Introduced in 2018 as a way to streamline the process of student-athletes intending to move from one school to another, the NCAA Transfer Portal has turned into a focal point of offseason recruiting efforts around the country.
That includes the University of Utah, which, as of Wednesday morning, had Alfonso Plummer, Jordan Kellier, Ian Martinez, and Norbert Thelissen in the portal. Lahat Thioune and Riley Battin initially hit the portal, but have since decided to return to play for first-year head coach Craig Smith. Timmy Allen had been one of the nation’s top available portal entrants, but the All-Pac-12 junior forward committed to Texas on Tuesday evening.
Conversely, since Smith arrived in Salt Lake City on March 27, he has gained commitments out of the portal from Cincinnati freshman guard Gabe Madsen and high-scoring UNLV junior David Jenkins.
The transfer portal has been and will continue to be the primary focus of recruiting, but it is not the only available route to find players, nor is it the only thing new Utah head coach Craig Smith is going to focus on.
“I’ve never been into the labeling, JUCOs, transfers, but I understand why people do that,” Smith told The Salt Lake Tribune earlier this month. “I’ve always believed in, you look at your roster, you look at the holes that you have, how do you fill that gap? Is it a freshman and can they be ready to play early? Is the freshman going to be more of a development guy? Does this JuCo kid make sense where he can fill a gap? Is he a good player?”
As Smith and his staff continue the work of cobbling together their 2021-22 roster, it is worth noting that Smith’s recent recruiting history includes a willingness to take on junior college prospects, something not every staff wants to do.
In his first two seasons as the head coach at Utah State, Smith brought in three junior college recruits in 2019 and three more in 2020. Of those six players over that time period, Alphonso Anderson stands out as the big success story.
After taking a redshirt at Montana State, Anderson spent one successful season at North Idaho College, which he parlayed into a scholarship offer from Smith in Logan. In two seasons, Anderson played in 63 games, averaging 7.5 points in 17.2 minutes per contest as the Aggies earned NCAA Tournament bids in 2020 and 2021. In staying with the theme of the times, Anderson is currently in the transfer portal.
The point, though, is that a player like Anderson helped Utah State immediately after coming up from a 31-win JuCo program and North Idaho. Smith hit pay dirt there, and while not all the JuCo kids he brought to Logan fully panned out, he is not afraid to tap on that possibility again going forward.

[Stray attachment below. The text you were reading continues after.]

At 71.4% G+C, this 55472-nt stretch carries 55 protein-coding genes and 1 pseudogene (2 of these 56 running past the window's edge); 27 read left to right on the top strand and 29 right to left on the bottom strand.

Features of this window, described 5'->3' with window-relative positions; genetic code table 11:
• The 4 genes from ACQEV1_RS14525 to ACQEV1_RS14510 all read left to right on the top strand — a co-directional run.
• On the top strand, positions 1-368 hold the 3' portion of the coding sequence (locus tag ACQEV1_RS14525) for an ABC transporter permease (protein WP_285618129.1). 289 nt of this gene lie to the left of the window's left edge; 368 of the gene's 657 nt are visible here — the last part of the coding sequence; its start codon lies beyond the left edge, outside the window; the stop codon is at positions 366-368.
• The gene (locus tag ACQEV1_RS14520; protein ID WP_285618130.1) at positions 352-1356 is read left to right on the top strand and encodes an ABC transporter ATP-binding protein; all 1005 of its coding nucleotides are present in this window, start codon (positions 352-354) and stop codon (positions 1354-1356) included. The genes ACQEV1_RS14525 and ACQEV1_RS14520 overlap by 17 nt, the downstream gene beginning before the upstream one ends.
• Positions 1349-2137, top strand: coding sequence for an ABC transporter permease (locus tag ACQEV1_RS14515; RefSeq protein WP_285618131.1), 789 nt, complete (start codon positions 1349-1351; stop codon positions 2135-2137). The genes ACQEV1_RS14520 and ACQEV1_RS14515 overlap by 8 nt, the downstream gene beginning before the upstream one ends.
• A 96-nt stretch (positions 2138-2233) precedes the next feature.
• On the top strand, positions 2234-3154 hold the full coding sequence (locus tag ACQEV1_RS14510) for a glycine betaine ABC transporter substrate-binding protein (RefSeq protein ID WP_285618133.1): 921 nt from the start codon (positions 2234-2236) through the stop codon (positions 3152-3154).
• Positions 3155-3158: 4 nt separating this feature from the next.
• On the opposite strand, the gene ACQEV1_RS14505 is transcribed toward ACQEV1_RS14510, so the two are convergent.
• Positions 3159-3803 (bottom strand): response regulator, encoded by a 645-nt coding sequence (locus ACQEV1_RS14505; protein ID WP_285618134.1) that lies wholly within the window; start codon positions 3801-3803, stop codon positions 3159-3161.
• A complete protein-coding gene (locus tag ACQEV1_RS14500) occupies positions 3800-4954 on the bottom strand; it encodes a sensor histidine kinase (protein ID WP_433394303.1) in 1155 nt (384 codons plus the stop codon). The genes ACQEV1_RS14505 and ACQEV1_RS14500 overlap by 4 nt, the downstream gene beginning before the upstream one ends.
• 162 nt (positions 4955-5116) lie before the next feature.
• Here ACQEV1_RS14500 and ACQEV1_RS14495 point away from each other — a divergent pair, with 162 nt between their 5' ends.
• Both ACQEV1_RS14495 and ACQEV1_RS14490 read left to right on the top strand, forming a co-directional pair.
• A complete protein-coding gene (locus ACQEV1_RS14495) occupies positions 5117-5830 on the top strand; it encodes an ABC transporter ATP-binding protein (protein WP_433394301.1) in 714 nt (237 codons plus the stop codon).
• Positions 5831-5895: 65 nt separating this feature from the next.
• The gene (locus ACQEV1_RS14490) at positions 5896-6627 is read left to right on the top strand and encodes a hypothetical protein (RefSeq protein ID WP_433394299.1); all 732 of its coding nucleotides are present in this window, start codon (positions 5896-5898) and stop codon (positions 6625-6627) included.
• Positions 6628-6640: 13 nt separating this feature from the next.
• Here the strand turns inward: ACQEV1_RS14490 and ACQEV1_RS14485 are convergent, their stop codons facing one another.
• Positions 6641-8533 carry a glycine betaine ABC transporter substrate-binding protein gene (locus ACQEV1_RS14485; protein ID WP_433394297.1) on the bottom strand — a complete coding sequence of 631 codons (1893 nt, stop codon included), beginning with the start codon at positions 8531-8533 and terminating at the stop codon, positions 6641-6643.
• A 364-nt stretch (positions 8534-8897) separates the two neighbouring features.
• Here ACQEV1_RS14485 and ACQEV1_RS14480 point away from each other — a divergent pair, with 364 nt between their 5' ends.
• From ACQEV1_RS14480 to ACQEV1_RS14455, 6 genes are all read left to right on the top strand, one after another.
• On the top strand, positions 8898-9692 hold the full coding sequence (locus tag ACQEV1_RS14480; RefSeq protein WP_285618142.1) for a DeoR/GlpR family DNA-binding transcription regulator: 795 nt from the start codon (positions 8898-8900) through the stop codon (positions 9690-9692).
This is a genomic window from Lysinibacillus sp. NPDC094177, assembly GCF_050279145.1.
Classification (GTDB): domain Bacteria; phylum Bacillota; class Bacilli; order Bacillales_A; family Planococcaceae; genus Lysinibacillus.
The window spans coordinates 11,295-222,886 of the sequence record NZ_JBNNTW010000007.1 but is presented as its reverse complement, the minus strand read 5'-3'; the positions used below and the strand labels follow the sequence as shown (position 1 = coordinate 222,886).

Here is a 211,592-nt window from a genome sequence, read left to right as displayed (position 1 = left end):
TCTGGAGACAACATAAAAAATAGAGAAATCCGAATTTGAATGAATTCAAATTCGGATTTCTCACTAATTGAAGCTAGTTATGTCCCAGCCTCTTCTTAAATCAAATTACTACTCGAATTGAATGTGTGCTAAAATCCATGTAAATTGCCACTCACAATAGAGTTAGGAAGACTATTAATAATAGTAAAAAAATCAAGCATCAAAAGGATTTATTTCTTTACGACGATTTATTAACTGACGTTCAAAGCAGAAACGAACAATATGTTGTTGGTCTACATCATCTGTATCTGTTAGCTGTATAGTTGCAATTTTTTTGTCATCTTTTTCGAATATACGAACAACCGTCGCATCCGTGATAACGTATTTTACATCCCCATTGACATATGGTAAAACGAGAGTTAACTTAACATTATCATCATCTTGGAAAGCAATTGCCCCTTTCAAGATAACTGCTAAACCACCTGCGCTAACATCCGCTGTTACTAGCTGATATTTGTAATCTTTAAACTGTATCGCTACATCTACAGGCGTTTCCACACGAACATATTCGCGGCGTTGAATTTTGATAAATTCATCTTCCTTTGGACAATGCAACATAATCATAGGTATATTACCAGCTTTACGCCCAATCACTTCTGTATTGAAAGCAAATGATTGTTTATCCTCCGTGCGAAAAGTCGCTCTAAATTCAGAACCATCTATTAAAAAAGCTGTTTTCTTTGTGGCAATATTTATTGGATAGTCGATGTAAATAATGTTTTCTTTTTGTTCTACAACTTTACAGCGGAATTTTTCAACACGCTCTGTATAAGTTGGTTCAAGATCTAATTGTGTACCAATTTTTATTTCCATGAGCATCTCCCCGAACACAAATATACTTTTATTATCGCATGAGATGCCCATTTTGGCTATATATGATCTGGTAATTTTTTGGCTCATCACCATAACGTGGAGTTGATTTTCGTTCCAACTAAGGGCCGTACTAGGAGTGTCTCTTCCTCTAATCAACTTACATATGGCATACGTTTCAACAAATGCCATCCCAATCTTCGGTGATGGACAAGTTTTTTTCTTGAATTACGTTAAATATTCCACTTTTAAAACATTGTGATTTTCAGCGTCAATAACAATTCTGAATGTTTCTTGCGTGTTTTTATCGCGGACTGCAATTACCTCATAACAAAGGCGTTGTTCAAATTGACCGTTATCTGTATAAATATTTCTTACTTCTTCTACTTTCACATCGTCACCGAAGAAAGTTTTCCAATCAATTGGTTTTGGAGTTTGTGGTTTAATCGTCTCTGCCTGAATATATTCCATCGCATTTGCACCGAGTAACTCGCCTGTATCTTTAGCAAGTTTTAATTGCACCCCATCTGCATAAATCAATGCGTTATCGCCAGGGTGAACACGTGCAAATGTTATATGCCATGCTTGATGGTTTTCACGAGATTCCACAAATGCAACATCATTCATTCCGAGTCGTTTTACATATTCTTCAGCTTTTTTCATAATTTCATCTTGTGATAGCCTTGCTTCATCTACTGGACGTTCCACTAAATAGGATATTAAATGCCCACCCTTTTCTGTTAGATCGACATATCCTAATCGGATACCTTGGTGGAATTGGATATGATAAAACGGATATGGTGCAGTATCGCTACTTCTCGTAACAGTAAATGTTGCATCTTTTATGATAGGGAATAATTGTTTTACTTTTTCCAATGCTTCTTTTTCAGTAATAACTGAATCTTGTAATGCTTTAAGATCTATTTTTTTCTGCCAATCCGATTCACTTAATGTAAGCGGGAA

“I’ve always looked at it as, what does that individual bring?” Smith said. “Do they have a great heart? Can they have success in Salt Lake City and in our conference, and do they fit all the things that we look at? Regardless of transfer, graduate transfer, junior college transfer, high school kid, if it makes sense, we’re going after them.”
As far junior college recruiting goes, Smith has a national-level contender and one of the region’s elite programs, Salt Lake Community College, a mere 20 minutes from his office at the Huntsman Basketball Facility.
Second-year Bruins head coach Kyle Taylor will acknowledge that he does not have a player on his roster good enough for Utah to be recruiting. Smith and his assistant coaches, DeMarlo Slocum and Eric Peterson, also know that, but SLCC regularly churns out Division I prospects and will do so again.
“They all reached out within the first couple of days, I’m not even sure Eric was officially hired yet when he texted me, that’s how on top of it he was,” Taylor told The Salt Lake Tribune. “We don’t have anybody good enough this year. They know that, but reaching out is good. They believe they need to have a relationship with SLCC.”
Utah, or any other Division I program trying to recruit junior college players continues to be made difficult by the fact the recruiting calendar has been in a dead period since the start of the COVID-19 pandemic more than 13 months ago.
That means, when 12th-seeded SLCC takes the floor in Hutchinson, Kan., for the first round of the NJCAA Tournament Monday night against No. 21 seed South Georgia State, Division I coaches will not be in attendance. Division II, Division III and NAIA coaches can be present, but NJCAAs, colloquially referred to as “Hutch,” is traditionally a prime recruiting opportunity for those players.
On one hand, it is less of a prime opportunity with D-I staffs not allowed in the building. On the other hand, the fact the event has been pushed back to late-April because of COVID-19 makes it the last college basketball event of the season, meaning it presumably gains more attention.
“I think having it this late is a huge advantage and honestly, I think it’s great because junior college players have been disadvantaged this season in multiple ways,” Taylor said. “COVID has forced Division-I into a dead period, so there’s been less recruiting opportunities. A lot of the recruiting focus has gone to the portal anyway, and junior colleges didn’t start playing until January, so we missed two months of what the season would normally be.
“Getting to Hutch, the players and teams that made it, it gives those players and those programs an opportunity to showcase themselves.”
A year after being awarded the No. 4 seed for NJCAAs, only to have the event canceled during the infancy of the pandemic, the Bruins (20-4) fell in the Region 18 championship game on April 10 vs. College of Southern Idaho, but received one of eight at-large selections for Hutch the following day.
The SLCC-South Georgia State winner advances to face No. 5 seed and perennial NJCAA title contender South Plains College (Texas) in a round of 16 contest Wednesday afternoon.